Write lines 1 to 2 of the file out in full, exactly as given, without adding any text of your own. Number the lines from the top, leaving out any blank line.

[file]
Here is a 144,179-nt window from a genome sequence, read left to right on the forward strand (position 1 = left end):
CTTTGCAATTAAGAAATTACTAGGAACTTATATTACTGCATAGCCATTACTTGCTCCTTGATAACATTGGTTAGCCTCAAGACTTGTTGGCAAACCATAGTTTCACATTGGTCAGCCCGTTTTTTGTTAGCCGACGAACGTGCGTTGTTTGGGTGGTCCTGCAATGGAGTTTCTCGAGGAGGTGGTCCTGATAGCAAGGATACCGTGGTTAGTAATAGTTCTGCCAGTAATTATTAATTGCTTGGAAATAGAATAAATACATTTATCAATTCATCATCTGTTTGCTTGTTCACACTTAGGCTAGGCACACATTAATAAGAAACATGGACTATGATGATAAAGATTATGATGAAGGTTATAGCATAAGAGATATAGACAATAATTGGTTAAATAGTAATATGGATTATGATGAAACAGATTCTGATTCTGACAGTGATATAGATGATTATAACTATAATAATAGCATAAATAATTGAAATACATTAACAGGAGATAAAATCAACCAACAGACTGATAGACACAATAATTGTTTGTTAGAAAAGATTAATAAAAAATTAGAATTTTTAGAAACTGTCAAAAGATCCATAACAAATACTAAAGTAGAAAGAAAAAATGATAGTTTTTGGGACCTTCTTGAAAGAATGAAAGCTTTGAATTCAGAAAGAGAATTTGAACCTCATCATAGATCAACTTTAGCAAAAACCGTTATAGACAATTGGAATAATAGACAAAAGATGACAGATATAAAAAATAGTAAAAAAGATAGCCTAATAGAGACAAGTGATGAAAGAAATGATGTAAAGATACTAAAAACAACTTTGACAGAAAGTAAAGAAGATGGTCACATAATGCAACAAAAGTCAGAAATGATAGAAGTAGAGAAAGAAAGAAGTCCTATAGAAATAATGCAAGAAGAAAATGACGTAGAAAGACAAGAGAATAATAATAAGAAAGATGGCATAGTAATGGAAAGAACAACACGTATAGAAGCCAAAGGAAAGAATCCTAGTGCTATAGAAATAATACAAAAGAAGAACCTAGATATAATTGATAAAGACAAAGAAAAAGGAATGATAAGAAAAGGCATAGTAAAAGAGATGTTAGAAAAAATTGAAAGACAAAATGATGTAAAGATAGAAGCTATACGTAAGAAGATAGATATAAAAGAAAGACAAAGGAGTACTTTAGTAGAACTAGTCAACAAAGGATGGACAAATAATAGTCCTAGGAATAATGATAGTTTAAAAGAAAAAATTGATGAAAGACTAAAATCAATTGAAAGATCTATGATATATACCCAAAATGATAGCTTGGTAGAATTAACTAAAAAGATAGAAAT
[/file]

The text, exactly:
Here is a 144,179-nt window from a genome sequence, read left to right on the forward strand (position 1 = left end):
CTTTGCAATTAAGAAATTACTAGGAACTTATATTACTGCATAGCCATTACTTGCTCCTTGATAACATTGGTTAGCCTCAAGACTTGTTGGCAAACCATAGTTTCACATTGGTCAGCCCGTTTTTTGTTAGCCGACGAACGTGCGTTGTTTGGGTGGTCCTGCAATGGAGTTTCTCGAGGAGGTGGTCCTGATAGCAAGGATACCGTGGTTAGTAATAGTTCTGCCAGTAATTATTAATTGCTTGGAAATAGAATAAATACATTTATCAATTCATCATCTGTTTGCTTGTTCACACTTAGGCTAGGCACACATTAATAAGAAACATGGACTATGATGATAAAGATTATGATGAAGGTTATAGCATAAGAGATATAGACAATAATTGGTTAAATAGTAATATGGATTATGATGAAACAGATTCTGATTCTGACAGTGATATAGATGATTATAACTATAATAATAGCATAAATAATTGAAATACATTAACAGGAGATAAAATCAACCAACAGACTGATAGACACAATAATTGTTTGTTAGAAAAGATTAATAAAAAATTAGAATTTTTAGAAACTGTCAAAAGATCCATAACAAATACTAAAGTAGAAAGAAAAAATGATAGTTTTTGGGACCTTCTTGAAAGAATGAAAGCTTTGAATTCAGAAAGAGAATTTGAACCTCATCATAGATCAACTTTAGCAAAAACCGTTATAGACAATTGGAATAATAGACAAAAGATGACAGATATAAAAAATAGTAAAAAAGATAGCCTAATAGAGACAAGTGATGAAAGAAATGATGTAAAGATACTAAAAACAACTTTGACAGAAAGTAAAGAAGATGGTCACATAATGCAACAAAAGTCAGAAATGATAGAAGTAGAGAAAGAAAGAAGTCCTATAGAAATAATGCAAGAAGAAAATGACGTAGAAAGACAAGAGAATAATAATAAGAAAGATGGCATAGTAATGGAAAGAACAACACGTATAGAAGCCAAAGGAAAGAATCCTAGTGCTATAGAAATAATACAAAAGAAGAACCTAGATATAATTGATAAAGACAAAGAAAAAGGAATGATAAGAAAAGGCATAGTAAAAGAGATGTTAGAAAAAATTGAAAGACAAAATGATGTAAAGATAGAAGCTATACGTAAGAAGATAGATATAAAAGAAAGACAAAGGAGTACTTTAGTAGAACTAGTCAACAAAGGATGGACAAATAATAGTCCTAGGAATAATGATAGTTTAAAAGAAAAAATTGATGAAAGACTAAAATCAATTGAAAGATCTATGATATATACCCAAAATGATAGCTTGGTAGAATTAACTAAAAAGATAGAAAT